Next Article in Journal
Mapping Archaeology While Mapping an Empire: Using Historical Maps to Reconstruct Ancient Settlement Landscapes in Modern India and Pakistan
Next Article in Special Issue
Assessing Submarine Slope Stability through Deterministic and Probabilistic Approaches: A Case Study on the West-Central Scotia Slope
Previous Article in Journal
Survival of Radioresistant Bacteria on Europa’s Surface after Pulse Ejection of Subsurface Ocean Water
Article Menu
Issue 1 (January) cover image

Export Article

Open AccessArticle
Geosciences 2019, 9(1), 10; https://doi.org/10.3390/geosciences9010010

Seismic Imaging of Seafloor Deformation Induced by Impact from Large Submarine Landslide Blocks, Offshore Oregon

1
School of Earth Sciences, The Ohio State University, Columbus, OH 43210, USA
2
ASEE Postdoctoral Research Fellow, US Naval Research Laboratory, Stennis Space Center, Washington, DC 20375, USA
3
College of Earth, Ocean, and Atmospheric Sciences, Oregon State University, Corvallis, OR 97331, USA
4
Department of Coastal and Marine Systems Science, Coastal Carolina University, Conway, SC 29528, USA
*
Author to whom correspondence should be addressed.
Received: 13 November 2018 / Revised: 17 December 2018 / Accepted: 19 December 2018 / Published: 25 December 2018
(This article belongs to the Special Issue Submarine Landslides – Assessing the Stability of Submerged Slopes)
Full-Text   |   PDF [8548 KB, uploaded 25 December 2018]   |  

Abstract

A series of large blocks from the 44-North Slide, offshore Oregon, impacted the seafloor with sufficient force to induce a broad zone of deformation. In 2017, we acquired a seismic profile from the headwall area to the outer toe of this slide. Previous work identified this slide, but it has not been imaged at high resolution before this survey. A striking surficial feature is a collection of blocks that lie downslope from an amphitheater-shaped headwall. The blocks traveled up to 20-km horizontally and about 1200-m vertically down a 13° slope and now cover an area of ~100 km2. The blocks have rough and angular edges that extend up to 400-m above the surrounding seafloor. Seaward of the blocks, a 10-km zone of sediment is deformed, horizontally shortened by 8%. We interpret the strain field to be a result of the dynamic impact forces of the slide. This suggests a high-mobility failure with tsunamigenic potential. It is unclear what preconditioned and triggered this event, however, earthquake-induced failure is one possibility. Gas hydrate dissociation may have also played a role due to the presence of a bottom-simulating reflector beneath the source area. This study underscores the need to understand the dynamic processes of submarine landslides to more accurately estimate their societal impacts. View Full-Text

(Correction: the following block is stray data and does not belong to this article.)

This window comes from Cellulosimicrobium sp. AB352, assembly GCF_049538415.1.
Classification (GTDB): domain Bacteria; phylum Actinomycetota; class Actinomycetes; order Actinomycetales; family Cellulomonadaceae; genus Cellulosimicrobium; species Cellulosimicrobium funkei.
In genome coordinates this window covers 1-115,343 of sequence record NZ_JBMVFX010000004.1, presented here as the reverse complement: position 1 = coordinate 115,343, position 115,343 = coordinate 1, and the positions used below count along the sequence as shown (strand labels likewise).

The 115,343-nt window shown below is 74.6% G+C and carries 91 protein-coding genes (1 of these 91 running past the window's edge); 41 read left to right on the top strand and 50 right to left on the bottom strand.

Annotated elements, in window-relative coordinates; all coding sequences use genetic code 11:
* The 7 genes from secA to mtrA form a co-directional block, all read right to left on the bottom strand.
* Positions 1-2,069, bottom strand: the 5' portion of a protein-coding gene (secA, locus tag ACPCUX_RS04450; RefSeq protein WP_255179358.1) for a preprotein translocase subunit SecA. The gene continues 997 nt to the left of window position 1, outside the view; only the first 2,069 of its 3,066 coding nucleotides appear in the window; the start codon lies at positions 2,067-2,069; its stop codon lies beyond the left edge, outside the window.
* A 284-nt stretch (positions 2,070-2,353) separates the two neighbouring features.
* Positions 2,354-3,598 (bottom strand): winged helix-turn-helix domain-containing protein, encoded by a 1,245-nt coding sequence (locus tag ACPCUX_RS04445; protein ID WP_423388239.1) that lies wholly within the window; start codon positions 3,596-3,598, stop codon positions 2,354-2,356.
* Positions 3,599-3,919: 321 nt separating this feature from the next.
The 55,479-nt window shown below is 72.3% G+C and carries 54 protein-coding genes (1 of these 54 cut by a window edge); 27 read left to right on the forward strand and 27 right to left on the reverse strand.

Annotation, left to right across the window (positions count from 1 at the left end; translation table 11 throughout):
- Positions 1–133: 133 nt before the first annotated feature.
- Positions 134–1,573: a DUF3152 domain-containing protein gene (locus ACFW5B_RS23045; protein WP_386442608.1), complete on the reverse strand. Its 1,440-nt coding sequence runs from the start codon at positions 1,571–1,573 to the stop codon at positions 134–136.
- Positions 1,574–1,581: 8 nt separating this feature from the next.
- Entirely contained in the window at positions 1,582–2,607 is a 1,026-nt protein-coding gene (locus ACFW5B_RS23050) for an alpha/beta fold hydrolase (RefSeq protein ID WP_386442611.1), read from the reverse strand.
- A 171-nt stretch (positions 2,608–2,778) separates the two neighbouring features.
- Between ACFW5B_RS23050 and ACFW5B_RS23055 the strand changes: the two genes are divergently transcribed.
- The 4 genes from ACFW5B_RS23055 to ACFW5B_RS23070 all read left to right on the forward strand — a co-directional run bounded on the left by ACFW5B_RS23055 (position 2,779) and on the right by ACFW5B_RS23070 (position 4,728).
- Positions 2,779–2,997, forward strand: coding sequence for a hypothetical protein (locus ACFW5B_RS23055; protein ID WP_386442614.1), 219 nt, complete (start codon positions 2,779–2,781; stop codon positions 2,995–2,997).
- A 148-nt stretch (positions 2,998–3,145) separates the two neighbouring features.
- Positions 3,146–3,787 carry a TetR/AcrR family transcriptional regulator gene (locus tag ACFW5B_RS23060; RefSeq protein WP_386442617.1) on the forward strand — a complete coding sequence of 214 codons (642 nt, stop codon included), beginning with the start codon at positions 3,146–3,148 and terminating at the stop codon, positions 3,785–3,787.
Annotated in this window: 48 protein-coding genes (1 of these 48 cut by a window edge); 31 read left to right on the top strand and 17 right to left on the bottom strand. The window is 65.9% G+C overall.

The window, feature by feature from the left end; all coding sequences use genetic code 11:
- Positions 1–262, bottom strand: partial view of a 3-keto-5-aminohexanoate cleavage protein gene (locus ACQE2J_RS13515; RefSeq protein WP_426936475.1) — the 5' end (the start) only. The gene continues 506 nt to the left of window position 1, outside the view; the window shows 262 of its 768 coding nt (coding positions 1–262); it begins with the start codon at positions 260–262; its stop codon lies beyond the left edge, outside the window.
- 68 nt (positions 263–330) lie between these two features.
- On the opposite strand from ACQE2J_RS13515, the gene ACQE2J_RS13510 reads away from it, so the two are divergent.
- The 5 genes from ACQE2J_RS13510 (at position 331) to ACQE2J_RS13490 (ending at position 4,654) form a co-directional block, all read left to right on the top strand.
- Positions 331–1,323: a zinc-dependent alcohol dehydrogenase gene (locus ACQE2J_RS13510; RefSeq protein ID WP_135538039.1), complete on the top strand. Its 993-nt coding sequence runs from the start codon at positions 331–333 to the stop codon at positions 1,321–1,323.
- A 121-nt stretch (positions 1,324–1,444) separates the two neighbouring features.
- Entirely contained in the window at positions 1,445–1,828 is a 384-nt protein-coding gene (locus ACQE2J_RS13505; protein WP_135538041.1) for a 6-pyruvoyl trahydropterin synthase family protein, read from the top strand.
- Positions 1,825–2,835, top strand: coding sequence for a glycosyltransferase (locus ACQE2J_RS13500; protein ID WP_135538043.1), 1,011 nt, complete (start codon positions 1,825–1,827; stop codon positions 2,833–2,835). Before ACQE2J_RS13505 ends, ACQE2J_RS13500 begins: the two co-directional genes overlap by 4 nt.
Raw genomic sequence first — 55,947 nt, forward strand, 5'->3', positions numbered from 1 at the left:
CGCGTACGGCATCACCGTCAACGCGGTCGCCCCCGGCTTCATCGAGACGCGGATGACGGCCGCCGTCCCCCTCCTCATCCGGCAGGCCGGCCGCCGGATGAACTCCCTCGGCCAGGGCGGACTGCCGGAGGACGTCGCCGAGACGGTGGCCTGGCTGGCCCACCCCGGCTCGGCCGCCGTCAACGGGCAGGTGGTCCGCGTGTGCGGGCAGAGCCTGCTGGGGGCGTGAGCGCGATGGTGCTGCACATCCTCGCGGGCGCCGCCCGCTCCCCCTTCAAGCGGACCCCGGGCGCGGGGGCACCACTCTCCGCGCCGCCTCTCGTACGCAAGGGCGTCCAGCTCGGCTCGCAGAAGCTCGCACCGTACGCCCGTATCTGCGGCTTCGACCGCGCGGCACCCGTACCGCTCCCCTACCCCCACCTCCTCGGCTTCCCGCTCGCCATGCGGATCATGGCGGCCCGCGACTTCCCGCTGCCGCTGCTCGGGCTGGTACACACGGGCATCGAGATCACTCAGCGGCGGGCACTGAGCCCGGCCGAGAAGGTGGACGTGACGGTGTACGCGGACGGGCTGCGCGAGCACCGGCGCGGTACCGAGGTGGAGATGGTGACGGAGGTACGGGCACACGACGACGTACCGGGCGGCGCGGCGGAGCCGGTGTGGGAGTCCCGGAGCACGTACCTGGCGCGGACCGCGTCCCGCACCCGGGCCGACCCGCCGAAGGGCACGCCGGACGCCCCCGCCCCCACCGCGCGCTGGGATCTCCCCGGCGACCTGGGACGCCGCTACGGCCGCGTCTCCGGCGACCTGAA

Keywords: submarine landslide; deformation; Cascadia; Oregon; 44-North submarine landslide; deformation; Cascadia; Oregon; 44-North
Figures

Figure 1

This is an open access article distributed under the Creative Commons Attribution License which permits unrestricted use, distribution, and reproduction in any medium, provided the original work is properly cited (CC BY 4.0).
SciFeed

Share & Cite This Article

MDPI and ACS Style

Lenz, B.L.; Sawyer, D.E.; Phrampus, B.; Davenport, K.; Long, A. Seismic Imaging of Seafloor Deformation Induced by Impact from Large Submarine Landslide Blocks, Offshore Oregon. Geosciences 2019, 9, 10.

Show more citation formats Show less citations formats

Note that from the first issue of 2016, MDPI journals use article numbers instead of page numbers. See further details here.

Related Articles

Article Metrics

Article Access Statistics

1

Comments

[Return to top]
Geosciences EISSN 2076-3263 Published by MDPI AG, Basel, Switzerland RSS E-Mail Table of Contents Alert
Back to Top